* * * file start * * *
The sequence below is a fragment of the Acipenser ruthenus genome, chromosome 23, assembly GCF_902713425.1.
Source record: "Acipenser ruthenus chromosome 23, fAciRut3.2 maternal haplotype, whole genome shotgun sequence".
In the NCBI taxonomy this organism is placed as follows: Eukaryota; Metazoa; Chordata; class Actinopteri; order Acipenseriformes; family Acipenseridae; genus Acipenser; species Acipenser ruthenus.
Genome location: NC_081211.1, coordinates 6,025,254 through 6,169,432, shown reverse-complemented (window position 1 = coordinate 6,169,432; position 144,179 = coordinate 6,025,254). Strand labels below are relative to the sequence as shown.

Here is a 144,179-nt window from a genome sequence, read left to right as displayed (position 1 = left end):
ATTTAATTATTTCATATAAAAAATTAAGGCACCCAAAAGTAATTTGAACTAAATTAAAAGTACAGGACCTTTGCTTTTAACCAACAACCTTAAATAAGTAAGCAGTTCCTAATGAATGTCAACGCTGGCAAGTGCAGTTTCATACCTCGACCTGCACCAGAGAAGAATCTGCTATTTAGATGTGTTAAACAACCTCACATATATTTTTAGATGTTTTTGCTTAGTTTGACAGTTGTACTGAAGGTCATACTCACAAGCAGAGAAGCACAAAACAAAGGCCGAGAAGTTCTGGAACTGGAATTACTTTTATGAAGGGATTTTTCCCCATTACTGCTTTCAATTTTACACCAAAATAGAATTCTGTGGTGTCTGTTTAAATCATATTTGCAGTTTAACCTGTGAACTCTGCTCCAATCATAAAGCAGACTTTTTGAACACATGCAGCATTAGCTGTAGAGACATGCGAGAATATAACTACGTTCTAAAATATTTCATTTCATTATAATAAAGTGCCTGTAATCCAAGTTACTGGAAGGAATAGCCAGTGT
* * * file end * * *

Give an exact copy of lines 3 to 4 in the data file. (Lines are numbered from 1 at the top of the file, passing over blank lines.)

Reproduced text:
In the NCBI taxonomy this organism is placed as follows: Eukaryota; Metazoa; Chordata; class Actinopteri; order Acipenseriformes; family Acipenseridae; genus Acipenser; species Acipenser ruthenus.
Genome location: NC_081211.1, coordinates 6,025,254 through 6,169,432, shown reverse-complemented (window position 1 = coordinate 6,169,432; position 144,179 = coordinate 6,025,254). Strand labels below are relative to the sequence as shown.